Gerald, Ohio at the Turn of the Century
Located in Freedom Township and situated five miles north and 1/2 mile west of the county seat lies Gerald, Ohio. It was named by Mr. Mike Donnelly for his son Gerald, born January 4, 1892. Mr. Donnelly served as a judge in Napoleon and was one of its leading citizens. Mr. Donnelly was instrumental in getting the railroad built.
Trains would come through Gerald nearly every half hour. Gerald was a flag stop for passengers. If you wanted a ride you would wait in the train station. Upon entering Gerald the engineer would give one toot. You would then have to run out and wave frantically. As soon as the engineer would see you, he would give two toots, his signal to you that he would stop.
Just as the building of the railway helped to bring industry to Gerald, the ease of transportation brought on by replacing the mud roads with concrete highways started the decline of its grocery stores, saloons, stockyards, and blacksmith shop, and their eventual disappearance. The two remaining businesses with a link to the past are the Gerald Grain Association and Harry Von Deylen’s Implement Shop. Both serve the area farmers needs of today.
There are many homes located in Gerald today, and one of them is my parental home, a place of many pleasant and happy carefree days.
A saloon was also located east of my father’s house. It was built in the early 1900’s and owned by J. H. Badenhop. It was operated over the years by Herman Bockelman, Carl, and Wm. Precht. In 1936 it was purchased by George Badenhop, and in 1939 purchased by John F. Gerken, who demolished it. Gerald also had a Telephone Co. operated by Charles Sworden, Charles Frysinger, and in the 1940’s by Alvin Miller. In later years it was operated by Wm. Kruse and Otto Behnfeldt. It has since been merged with United Telephone Co.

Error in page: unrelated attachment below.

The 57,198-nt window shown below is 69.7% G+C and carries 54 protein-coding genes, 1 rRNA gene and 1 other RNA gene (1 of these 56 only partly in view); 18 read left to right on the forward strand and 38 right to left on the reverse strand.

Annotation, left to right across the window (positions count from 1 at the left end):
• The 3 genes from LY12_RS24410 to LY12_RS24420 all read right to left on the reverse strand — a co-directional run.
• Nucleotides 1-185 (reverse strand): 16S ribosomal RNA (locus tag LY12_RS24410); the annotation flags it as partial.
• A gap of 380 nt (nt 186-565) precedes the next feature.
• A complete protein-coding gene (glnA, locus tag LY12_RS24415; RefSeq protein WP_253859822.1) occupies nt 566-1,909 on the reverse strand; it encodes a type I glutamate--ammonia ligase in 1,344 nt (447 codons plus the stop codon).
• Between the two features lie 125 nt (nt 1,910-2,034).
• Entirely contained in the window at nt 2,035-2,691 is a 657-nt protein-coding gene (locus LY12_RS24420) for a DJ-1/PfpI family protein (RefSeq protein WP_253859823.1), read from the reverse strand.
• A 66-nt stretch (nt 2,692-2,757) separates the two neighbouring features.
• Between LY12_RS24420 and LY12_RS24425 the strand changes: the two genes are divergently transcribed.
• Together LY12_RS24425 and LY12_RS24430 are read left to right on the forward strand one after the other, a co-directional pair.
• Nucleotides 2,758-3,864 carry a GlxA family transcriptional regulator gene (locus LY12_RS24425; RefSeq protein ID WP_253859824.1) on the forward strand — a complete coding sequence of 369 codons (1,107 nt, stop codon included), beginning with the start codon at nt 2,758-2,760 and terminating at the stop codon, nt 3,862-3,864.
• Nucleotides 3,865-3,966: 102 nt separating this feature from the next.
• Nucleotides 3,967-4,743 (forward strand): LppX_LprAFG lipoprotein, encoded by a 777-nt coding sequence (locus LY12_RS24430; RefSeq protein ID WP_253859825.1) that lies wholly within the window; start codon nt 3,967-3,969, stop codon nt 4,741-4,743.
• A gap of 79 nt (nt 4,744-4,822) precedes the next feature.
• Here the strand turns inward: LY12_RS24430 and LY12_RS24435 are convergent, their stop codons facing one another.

Demaline General Merchandise
Henry Homan, D. H. Gebers, Henry Meyer, Herman Haase, and George Gerken were a group of men instrumental in constructing several store buildings at the turn of the century. They built, leased, and then sold them to their occupants. So, in 1897 they built the Demaline General Merchandise Store in Section 26. This building, complete with living quarters in the rear, and a second floor was first owned and occupied by John W. Demaline, the subject of the above picture, courtesy of his daughter Mrs. Hugo (Gladys) Dishop. A general line of household staples was sold and gasoline was dispensed out front. This property, located just west of the railroad tracks, also included a large barn in the rear. Mr. Demaline also operated a seed store west of his grocery store. John bought wool from area farmers and sold clover seeds, etc. In winter he started a roller skating rink where many children first learned to skate. They also held dances and Schutzenfests there. This frame building was sold to William Von Deylen who tore down the frame building and put up a new modern brick building to house a farm machinery sales agency. This brick building was later sold to the Gerald Elevator when both parties needed more room. The Von Deylen Agency is now located east of the railroad tracks.
Other people who later owned the General Merchandise Store included: Harmon Meyer, Ferd Riefers, Harry Von Deylen, Melvin Mahnke, William Kruse, Otto Behnfeldt, Harlan Yant, Merlin Moll, and Dwight Penrod. In 1967 the owners removed the grocery storefront. Very little evidence is left of it ever having been a center of local grocery shopping.
The above articles were written by Marlene Patterson, and are reprinted from Henry County, Ohio, Volume Two, A Collection of Historical Sketches and Family Histories Compiled by Members and Friends of The Henry County Historical Society. Dallas, TX, Taylor Publishing Co., pp. 152-153.